Marike de Peña, Chair of Fairtrade International, writes for PlanetaFuturo/ElPaís about the SDG ratification happening at the UN this week in New York City.
Even in an increasingly connected world, it’s still a long way from the Dominican Republic to New York. The distance between them can be measured not just in air miles but in the striking differences in poverty, job prospects, life expectancy, infant mortality and a host of other inequalities. From where I’m sitting, in one of the country’s most deprived areas not far from the border with Haiti, the Big Apple seems like another planet. But it’s here, at the Banelino banana co-operative I co-founded nearly twenty years ago, and in countless other small-scale farming operations around the world, that the impacts of decisions made in New York this weekend will be most keenly felt.
I’m full of hope that by the end of the summit on Sunday evening, the gap – big as it is – might have narrowed slightly. The world’s leaders, from President Obama to Ban Ki Moon, are gathering at the United Nations to agree the Sustainable Development Goals (SDGs) – a new global plan of action for people, planet and prosperity aimed at ending extreme poverty by 2030. Even the Pope is in town to give the SDGs his blessing.
The SDGs are a big deal for the 400 small-scale farmers and their families who make up the Banelino cooperative.
Not to mention the other 500 million small-scale farmers and one billion agricultural workers who supply seventy percent of the world’s food. Yet as is so often the case, the voices of those who are most directly affected by poverty will not be the ones you’ll hear amid the back-slapping and grandstanding at the UN. That’s why Fairtrade will be present at the summit to make sure the farmers are heard and that they play a leading role in bringing about a more equal, just and sustainable society. We can’t take all 1.5 million Fairtrade farmers and workers to New York with us, but we can make sure they aren’t forgotten. We made a great start by having our position officially recognized by the UN back in July.
If the 17 SDGs are fully implemented, they represent a huge opportunity for farmers and workers all over the world to build up enjoy a better future. They cover issues such as decent pay and conditions for plantation workers, gender equality (according to UN stats, women are responsible for 60-80 percent of global food production), climate change (coffee producers are among the hardest hit), human rights, trade justice, sustainable production and consumption…the list goes on. There’s barely a single one of the 169 different action points listed under the SDGs which isn’t related to food and farming. But – and it’s a big but – the SDGs will only be delivered successfully if smallholder farmers and workers play a central role in planning and implementation.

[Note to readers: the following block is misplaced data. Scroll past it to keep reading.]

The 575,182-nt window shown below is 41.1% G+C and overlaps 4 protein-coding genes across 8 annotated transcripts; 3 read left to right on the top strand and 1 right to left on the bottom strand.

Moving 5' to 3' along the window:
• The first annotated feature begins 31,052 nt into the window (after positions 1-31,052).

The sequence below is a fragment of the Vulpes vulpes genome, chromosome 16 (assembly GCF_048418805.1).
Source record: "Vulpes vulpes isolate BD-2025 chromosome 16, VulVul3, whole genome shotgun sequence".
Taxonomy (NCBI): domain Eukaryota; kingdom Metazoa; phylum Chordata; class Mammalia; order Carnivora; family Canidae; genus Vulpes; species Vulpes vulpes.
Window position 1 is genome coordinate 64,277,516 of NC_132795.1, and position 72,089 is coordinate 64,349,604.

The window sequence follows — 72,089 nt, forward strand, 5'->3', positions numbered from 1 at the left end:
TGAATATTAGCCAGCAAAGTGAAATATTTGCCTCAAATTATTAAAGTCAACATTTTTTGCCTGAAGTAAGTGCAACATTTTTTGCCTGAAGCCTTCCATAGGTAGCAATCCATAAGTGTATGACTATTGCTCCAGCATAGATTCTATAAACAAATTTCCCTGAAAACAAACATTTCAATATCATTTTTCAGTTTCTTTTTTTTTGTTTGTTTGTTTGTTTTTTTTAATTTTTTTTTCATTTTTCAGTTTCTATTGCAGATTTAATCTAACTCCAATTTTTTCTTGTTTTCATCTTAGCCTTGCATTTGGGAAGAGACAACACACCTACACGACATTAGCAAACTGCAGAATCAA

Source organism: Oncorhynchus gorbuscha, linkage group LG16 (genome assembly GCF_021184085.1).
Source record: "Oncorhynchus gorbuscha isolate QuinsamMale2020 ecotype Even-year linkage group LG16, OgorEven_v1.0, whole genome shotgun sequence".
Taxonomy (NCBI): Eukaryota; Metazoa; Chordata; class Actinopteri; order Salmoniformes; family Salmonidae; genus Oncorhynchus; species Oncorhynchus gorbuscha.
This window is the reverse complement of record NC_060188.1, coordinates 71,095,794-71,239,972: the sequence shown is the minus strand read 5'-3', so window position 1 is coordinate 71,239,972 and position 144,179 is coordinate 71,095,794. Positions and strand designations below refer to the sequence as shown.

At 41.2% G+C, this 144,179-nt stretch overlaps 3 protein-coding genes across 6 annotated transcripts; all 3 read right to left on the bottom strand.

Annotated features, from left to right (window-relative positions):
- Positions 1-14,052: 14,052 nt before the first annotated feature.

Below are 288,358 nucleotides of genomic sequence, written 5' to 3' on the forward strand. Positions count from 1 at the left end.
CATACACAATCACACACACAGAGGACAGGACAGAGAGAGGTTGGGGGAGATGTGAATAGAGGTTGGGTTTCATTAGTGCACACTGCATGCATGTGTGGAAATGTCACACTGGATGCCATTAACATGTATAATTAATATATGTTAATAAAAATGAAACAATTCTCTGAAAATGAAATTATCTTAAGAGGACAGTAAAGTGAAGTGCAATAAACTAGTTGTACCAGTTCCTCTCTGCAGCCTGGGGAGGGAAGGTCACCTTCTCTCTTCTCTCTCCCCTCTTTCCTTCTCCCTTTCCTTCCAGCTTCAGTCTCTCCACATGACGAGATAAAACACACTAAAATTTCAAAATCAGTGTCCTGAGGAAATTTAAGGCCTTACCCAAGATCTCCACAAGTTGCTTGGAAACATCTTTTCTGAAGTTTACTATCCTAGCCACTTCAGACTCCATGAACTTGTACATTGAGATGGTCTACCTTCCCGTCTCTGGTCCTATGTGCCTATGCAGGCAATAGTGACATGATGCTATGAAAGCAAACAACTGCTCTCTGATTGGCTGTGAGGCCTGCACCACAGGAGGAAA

For a start, you can’t have sustainable development for free. Fair prices need to be paid. Fairtrade’s experience shows that you can do trade differently and equitably: it is possible to rebalance trade, to tackle poverty, inequality and exploitation whilst at the same time delivering successful, sustainable, large scale trading within commercial markets. But the SDGs must deliver inclusive trade to benefit the poor, not trade for its own sake.
The UN summit marks the closing of one chapter – the adoption of the SDGs and the end of their predecessors, the Millennium Development Goals (MDGs) – but the beginning of a much more important one. The official, rather grand-sounding description is the “post-2015 development agenda” – which essentially means turning the text of the SDGs into action. Here’s where Fairtrade can really help. We’ve already launched the “Fair Trade Beyond 2015” campaign, endorsed by 200 mayors around the world, and supported by Ban Ki Moon. In October we’ll release our blueprint for implementing the SDGs, which will mobilize business, civil society, governments and citizens to join forces to implement the SDGs.
Fine words and fine ambitions. But what really counts is what’s happening on the ground. At Banelino, as in many other cooperatives in the world, we’re already showing how Fairtrade can make a difference. The Fairtrade premium has been used to fund a program of rural school sponsorship, salaries for teachers, purchasing computers, university scholarships, uniforms and school supplies, school transportation, preventive health-care programs, a dispensary and a health center, as well as environmental and sustainability programs. And that’s just one small banana co-operative in one small country. Just think what governments and business can achieve globally by working with Fairtrade!
Trade is central to the SDGs. Sustainable, equitable trade can boost incomes and deliver lasting impact. But all too often, trade systems and trade liberalization work against the interests of the poor. Fairer trade spreads benefits more equally across the supply chain, results in greater control and more sustainable, resilient businesses. Genuinely sustainable consumption and production protects both people and planet from exploitation.
When delegates go back home after the end of the summit on Sunday, goals and targets will have been agreed for the next 15 years. And then the real work begins: to make the SDGs work for small-scale farmers and workers. Whether you’re cutting bananas on a Caribbean plantation or cutting deals in the corridors of power, maybe it’s not so far from the Dominican Republic to New York after all.
This piece first appeared on PlanetaFuturo/ElPaís on September 25, 2015 and is reproduced with their kind permission.
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